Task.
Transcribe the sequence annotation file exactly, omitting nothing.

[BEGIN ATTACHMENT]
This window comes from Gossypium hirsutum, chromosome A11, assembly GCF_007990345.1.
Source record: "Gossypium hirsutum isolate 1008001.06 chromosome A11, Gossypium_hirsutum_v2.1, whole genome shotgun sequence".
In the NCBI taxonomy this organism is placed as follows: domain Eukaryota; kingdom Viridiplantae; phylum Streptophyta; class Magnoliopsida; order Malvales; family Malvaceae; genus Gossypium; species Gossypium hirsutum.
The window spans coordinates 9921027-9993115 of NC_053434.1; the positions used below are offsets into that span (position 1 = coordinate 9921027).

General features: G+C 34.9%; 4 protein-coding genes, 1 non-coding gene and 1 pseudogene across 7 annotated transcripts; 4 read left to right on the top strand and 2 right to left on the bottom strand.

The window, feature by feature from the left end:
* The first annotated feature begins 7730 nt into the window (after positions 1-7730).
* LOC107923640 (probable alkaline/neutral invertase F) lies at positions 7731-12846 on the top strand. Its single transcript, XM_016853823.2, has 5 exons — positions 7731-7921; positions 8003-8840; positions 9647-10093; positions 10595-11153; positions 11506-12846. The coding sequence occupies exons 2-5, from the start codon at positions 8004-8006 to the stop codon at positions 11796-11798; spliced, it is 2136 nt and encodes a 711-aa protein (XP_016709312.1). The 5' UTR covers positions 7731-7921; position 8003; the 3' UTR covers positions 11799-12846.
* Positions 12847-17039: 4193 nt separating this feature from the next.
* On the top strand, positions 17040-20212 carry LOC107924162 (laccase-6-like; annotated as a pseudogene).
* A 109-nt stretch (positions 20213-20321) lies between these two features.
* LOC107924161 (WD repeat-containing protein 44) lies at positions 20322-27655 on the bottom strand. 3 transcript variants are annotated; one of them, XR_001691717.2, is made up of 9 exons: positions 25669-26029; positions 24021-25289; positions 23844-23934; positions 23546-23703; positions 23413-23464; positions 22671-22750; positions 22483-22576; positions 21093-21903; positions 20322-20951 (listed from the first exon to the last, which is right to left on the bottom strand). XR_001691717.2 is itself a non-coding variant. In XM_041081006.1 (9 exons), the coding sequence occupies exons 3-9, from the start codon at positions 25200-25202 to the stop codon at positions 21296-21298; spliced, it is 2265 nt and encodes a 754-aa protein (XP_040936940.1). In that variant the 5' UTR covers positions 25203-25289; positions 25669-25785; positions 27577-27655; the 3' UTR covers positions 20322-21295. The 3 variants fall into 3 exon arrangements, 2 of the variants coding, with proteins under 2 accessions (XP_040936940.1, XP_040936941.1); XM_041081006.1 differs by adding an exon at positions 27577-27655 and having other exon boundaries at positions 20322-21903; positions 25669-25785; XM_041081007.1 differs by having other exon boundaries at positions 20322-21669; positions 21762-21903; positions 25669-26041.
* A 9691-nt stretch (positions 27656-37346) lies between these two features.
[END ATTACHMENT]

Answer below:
This window comes from Gossypium hirsutum, chromosome A11, assembly GCF_007990345.1.
Source record: "Gossypium hirsutum isolate 1008001.06 chromosome A11, Gossypium_hirsutum_v2.1, whole genome shotgun sequence".
In the NCBI taxonomy this organism is placed as follows: domain Eukaryota; kingdom Viridiplantae; phylum Streptophyta; class Magnoliopsida; order Malvales; family Malvaceae; genus Gossypium; species Gossypium hirsutum.
The window spans coordinates 9921027-9993115 of NC_053434.1; the positions used below are offsets into that span (position 1 = coordinate 9921027).

General features: G+C 34.9%; 4 protein-coding genes, 1 non-coding gene and 1 pseudogene across 7 annotated transcripts; 4 read left to right on the top strand and 2 right to left on the bottom strand.

The window, feature by feature from the left end:
* The first annotated feature begins 7730 nt into the window (after positions 1-7730).
* LOC107923640 (probable alkaline/neutral invertase F) lies at positions 7731-12846 on the top strand. Its single transcript, XM_016853823.2, has 5 exons — positions 7731-7921; positions 8003-8840; positions 9647-10093; positions 10595-11153; positions 11506-12846. The coding sequence occupies exons 2-5, from the start codon at positions 8004-8006 to the stop codon at positions 11796-11798; spliced, it is 2136 nt and encodes a 711-aa protein (XP_016709312.1). The 5' UTR covers positions 7731-7921; position 8003; the 3' UTR covers positions 11799-12846.
* Positions 12847-17039: 4193 nt separating this feature from the next.
* On the top strand, positions 17040-20212 carry LOC107924162 (laccase-6-like; annotated as a pseudogene).
* A 109-nt stretch (positions 20213-20321) lies between these two features.
* LOC107924161 (WD repeat-containing protein 44) lies at positions 20322-27655 on the bottom strand. 3 transcript variants are annotated; one of them, XR_001691717.2, is made up of 9 exons: positions 25669-26029; positions 24021-25289; positions 23844-23934; positions 23546-23703; positions 23413-23464; positions 22671-22750; positions 22483-22576; positions 21093-21903; positions 20322-20951 (listed from the first exon to the last, which is right to left on the bottom strand). XR_001691717.2 is itself a non-coding variant. In XM_041081006.1 (9 exons), the coding sequence occupies exons 3-9, from the start codon at positions 25200-25202 to the stop codon at positions 21296-21298; spliced, it is 2265 nt and encodes a 754-aa protein (XP_040936940.1). In that variant the 5' UTR covers positions 25203-25289; positions 25669-25785; positions 27577-27655; the 3' UTR covers positions 20322-21295. The 3 variants fall into 3 exon arrangements, 2 of the variants coding, with proteins under 2 accessions (XP_040936940.1, XP_040936941.1); XM_041081006.1 differs by adding an exon at positions 27577-27655 and having other exon boundaries at positions 20322-21903; positions 25669-25785; XM_041081007.1 differs by having other exon boundaries at positions 20322-21669; positions 21762-21903; positions 25669-26041.
* A 9691-nt stretch (positions 27656-37346) lies between these two features.